CHICAGO - Pleased so far with the pricing results on $500 million of new-money, refunding, and restructured bonds that sold last week, Rochester, Minn.-based Mayo Clinic this week will complete the conversion of its $200 million of auction-rate securities.
The well-respected health care system will price two series of variable-rate demand obligations, each for $65 million, tomorrow and Thursday, with Lehman Brothers serving as the remarketing agent. Bank of America NA will provide a standby bond purchase agreement. The bonds will be remarketed weekly.
The VRDOs will replace auction-rate securities sold in 2002. The Mayo Clinic last week converted the other $70 million from the 2002 issue that makes up the auction-rate piece in its $1.7 billion debt portfolio, said Rick Haeflinger, manager of treasury services. The $70 million tranche captured an initial interest rate of 1.60 %. Those bonds too will be remarketed weekly.
The three tranches that had been auctioned every 35 days most recently captured rates of 5.53% - a maximum rate set due to the auction's failure - and 5.18 % and 4.81%. The maximum rate is determined by a formula based on the London Interbank Offered Rate. The hospital saw only one failed auction.
Hospital officials haven't determined the cost of the higher auction interest rates because the calculation is complicated by the better performance of some of the system's variable-rate demand bonds.
While the ARS rates did not spike to double digits as some other issuers saw, Haeflinger said the system had decided prior to its last auction to convert the debt. "I don't like to have failed auctions associated with the Mayo Clinic," he said.
In addition to the converted bonds, the Mayo Clinic last week sold $420 million of new-money and refunding bonds in the form of VRDOs, commercial paper, and one-year term rate bonds. The $150 million of variable-rate bonds - of which $100 million carries a SBPA from Wells Fargo Bank and $50 million carries one from Northern Trust Co. - captured initial rates of 1.60%. Its commercial paper priced at 1.40% and its one-year term bonds captured a rate of 1.68%.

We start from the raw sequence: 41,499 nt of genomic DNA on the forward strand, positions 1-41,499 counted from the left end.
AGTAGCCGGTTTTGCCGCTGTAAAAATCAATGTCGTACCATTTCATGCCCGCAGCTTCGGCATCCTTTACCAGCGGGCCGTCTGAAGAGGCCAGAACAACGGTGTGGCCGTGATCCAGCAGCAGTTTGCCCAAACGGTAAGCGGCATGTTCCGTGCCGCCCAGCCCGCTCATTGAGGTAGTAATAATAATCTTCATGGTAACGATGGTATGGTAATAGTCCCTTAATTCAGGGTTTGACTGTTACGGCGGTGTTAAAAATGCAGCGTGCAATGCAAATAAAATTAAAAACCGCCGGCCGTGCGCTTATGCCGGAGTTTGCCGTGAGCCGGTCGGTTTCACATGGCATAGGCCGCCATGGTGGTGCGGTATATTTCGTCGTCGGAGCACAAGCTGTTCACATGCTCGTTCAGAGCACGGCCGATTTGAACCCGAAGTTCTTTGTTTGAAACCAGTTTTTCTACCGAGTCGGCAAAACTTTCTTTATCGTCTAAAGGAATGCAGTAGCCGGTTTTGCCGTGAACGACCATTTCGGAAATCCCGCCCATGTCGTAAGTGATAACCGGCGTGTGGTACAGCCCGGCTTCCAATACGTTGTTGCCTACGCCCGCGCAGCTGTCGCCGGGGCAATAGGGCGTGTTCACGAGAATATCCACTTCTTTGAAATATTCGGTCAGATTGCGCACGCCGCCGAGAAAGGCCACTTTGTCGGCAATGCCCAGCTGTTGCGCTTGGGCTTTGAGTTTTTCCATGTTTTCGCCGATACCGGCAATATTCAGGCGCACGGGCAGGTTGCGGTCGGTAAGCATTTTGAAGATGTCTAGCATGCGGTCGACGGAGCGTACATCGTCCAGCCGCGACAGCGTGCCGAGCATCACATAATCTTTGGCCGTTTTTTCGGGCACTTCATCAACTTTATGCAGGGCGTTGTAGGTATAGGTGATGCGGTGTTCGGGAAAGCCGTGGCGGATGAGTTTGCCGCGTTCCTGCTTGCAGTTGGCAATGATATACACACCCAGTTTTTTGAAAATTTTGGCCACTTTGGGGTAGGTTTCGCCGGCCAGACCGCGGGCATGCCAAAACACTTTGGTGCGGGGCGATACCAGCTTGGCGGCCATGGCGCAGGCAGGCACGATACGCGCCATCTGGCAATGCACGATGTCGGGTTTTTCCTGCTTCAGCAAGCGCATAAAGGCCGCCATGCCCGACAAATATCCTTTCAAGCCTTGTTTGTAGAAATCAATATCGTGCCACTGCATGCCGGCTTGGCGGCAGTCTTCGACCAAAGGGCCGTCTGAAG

About $230 million refunded fixed-rate bonds that sold in 1998. The system traded in a 5.5% coupon on the original debt. Another $100 million provided new money for various projects at Mayo's main campus in Rochester. The $330 million sold through that city.
Another $90 million was sold for Luther Hospital to finance construction of a new tower at the hospital in Eau Claire, Wis. The hospital is a wholly owned subsidiary of Mayo and the clinic guarantees repayment of the debt. The $90 million sold through the Wisconsin Health and Educational Facilities Authority. Lehman is the underwriter and remarketing agent on all the transactions.
The clinic has $1.2 billion of floating-rate exposure in its overall $1.7 billion debt portfolio. As the system's finance team worked on their borrowing plans, they made several changes given the current turmoil in the market as a result of the credit crunch.
They added Lehman as a remarketing agent where previously only Morgan Stanley managed their floating-rate debt. "We just felt that our variable-rate exposure was big enough that we wanted two remarketing agents," Haeflinger said. With two in place, the system can better judge one's performance.
The clinic also originally contemplated issuing the debt for Luther using a fixed-rate structure but shifted to a one-year term bond structure. "We are hoping the market straightens out over the next year," he said. The system used Shattuck Hammond Partners as financial adviser and Dorsey & Whitney LLP as bond counsel.
Moody's Investors Service affirmed the system's Aa2 long-term rating and Standard & Poor's affirmed its AA rating last week. The system's strengths include its top-notch international clinical reputation, continued liquidity growth, and successful fundraising.